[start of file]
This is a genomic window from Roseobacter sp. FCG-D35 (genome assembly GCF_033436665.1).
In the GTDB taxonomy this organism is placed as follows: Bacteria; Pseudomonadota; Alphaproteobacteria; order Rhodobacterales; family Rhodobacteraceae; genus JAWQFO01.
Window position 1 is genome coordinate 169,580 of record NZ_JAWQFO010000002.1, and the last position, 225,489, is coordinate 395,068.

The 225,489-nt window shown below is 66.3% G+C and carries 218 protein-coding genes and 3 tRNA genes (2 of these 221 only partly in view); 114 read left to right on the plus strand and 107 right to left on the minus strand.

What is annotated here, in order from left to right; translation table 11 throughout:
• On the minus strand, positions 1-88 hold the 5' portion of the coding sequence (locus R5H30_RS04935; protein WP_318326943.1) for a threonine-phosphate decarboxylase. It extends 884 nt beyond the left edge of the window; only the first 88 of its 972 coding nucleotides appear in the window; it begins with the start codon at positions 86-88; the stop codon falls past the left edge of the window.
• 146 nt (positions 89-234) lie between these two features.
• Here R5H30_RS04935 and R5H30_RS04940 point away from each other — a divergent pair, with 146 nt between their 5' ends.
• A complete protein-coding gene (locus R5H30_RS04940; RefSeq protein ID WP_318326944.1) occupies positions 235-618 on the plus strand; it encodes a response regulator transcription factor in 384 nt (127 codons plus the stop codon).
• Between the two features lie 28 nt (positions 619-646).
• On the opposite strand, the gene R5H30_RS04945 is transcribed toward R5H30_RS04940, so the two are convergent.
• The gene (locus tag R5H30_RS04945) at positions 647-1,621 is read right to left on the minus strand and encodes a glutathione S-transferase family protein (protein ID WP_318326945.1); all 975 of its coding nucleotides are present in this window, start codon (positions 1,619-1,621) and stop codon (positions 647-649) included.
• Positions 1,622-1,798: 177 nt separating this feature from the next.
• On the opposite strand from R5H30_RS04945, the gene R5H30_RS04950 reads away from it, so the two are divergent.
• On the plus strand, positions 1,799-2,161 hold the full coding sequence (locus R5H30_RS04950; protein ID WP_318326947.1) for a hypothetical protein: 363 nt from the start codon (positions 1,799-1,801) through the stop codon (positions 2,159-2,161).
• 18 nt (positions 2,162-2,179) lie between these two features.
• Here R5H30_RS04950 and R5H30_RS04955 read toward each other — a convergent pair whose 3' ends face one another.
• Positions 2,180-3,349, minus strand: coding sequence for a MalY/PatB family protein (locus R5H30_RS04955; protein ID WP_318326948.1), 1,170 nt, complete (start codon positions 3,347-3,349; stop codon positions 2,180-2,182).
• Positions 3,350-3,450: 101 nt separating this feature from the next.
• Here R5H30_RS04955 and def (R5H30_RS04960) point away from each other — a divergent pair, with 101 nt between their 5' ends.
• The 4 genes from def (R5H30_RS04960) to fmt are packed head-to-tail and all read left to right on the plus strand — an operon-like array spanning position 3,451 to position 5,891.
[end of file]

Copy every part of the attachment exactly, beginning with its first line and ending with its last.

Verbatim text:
This is a genomic window from Roseobacter sp. FCG-D35 (genome assembly GCF_033436665.1).
In the GTDB taxonomy this organism is placed as follows: Bacteria; Pseudomonadota; Alphaproteobacteria; order Rhodobacterales; family Rhodobacteraceae; genus JAWQFO01.
Window position 1 is genome coordinate 169,580 of record NZ_JAWQFO010000002.1, and the last position, 225,489, is coordinate 395,068.

The 225,489-nt window shown below is 66.3% G+C and carries 218 protein-coding genes and 3 tRNA genes (2 of these 221 only partly in view); 114 read left to right on the plus strand and 107 right to left on the minus strand.

What is annotated here, in order from left to right; translation table 11 throughout:
• On the minus strand, positions 1-88 hold the 5' portion of the coding sequence (locus R5H30_RS04935; protein WP_318326943.1) for a threonine-phosphate decarboxylase. It extends 884 nt beyond the left edge of the window; only the first 88 of its 972 coding nucleotides appear in the window; it begins with the start codon at positions 86-88; the stop codon falls past the left edge of the window.
• 146 nt (positions 89-234) lie between these two features.
• Here R5H30_RS04935 and R5H30_RS04940 point away from each other — a divergent pair, with 146 nt between their 5' ends.
• A complete protein-coding gene (locus R5H30_RS04940; RefSeq protein ID WP_318326944.1) occupies positions 235-618 on the plus strand; it encodes a response regulator transcription factor in 384 nt (127 codons plus the stop codon).
• Between the two features lie 28 nt (positions 619-646).
• On the opposite strand, the gene R5H30_RS04945 is transcribed toward R5H30_RS04940, so the two are convergent.
• The gene (locus tag R5H30_RS04945) at positions 647-1,621 is read right to left on the minus strand and encodes a glutathione S-transferase family protein (protein ID WP_318326945.1); all 975 of its coding nucleotides are present in this window, start codon (positions 1,619-1,621) and stop codon (positions 647-649) included.
• Positions 1,622-1,798: 177 nt separating this feature from the next.
• On the opposite strand from R5H30_RS04945, the gene R5H30_RS04950 reads away from it, so the two are divergent.
• On the plus strand, positions 1,799-2,161 hold the full coding sequence (locus R5H30_RS04950; protein ID WP_318326947.1) for a hypothetical protein: 363 nt from the start codon (positions 1,799-1,801) through the stop codon (positions 2,159-2,161).
• 18 nt (positions 2,162-2,179) lie between these two features.
• Here R5H30_RS04950 and R5H30_RS04955 read toward each other — a convergent pair whose 3' ends face one another.
• Positions 2,180-3,349, minus strand: coding sequence for a MalY/PatB family protein (locus R5H30_RS04955; protein ID WP_318326948.1), 1,170 nt, complete (start codon positions 3,347-3,349; stop codon positions 2,180-2,182).
• Positions 3,350-3,450: 101 nt separating this feature from the next.
• Here R5H30_RS04955 and def (R5H30_RS04960) point away from each other — a divergent pair, with 101 nt between their 5' ends.
• The 4 genes from def (R5H30_RS04960) to fmt are packed head-to-tail and all read left to right on the plus strand — an operon-like array spanning position 3,451 to position 5,891.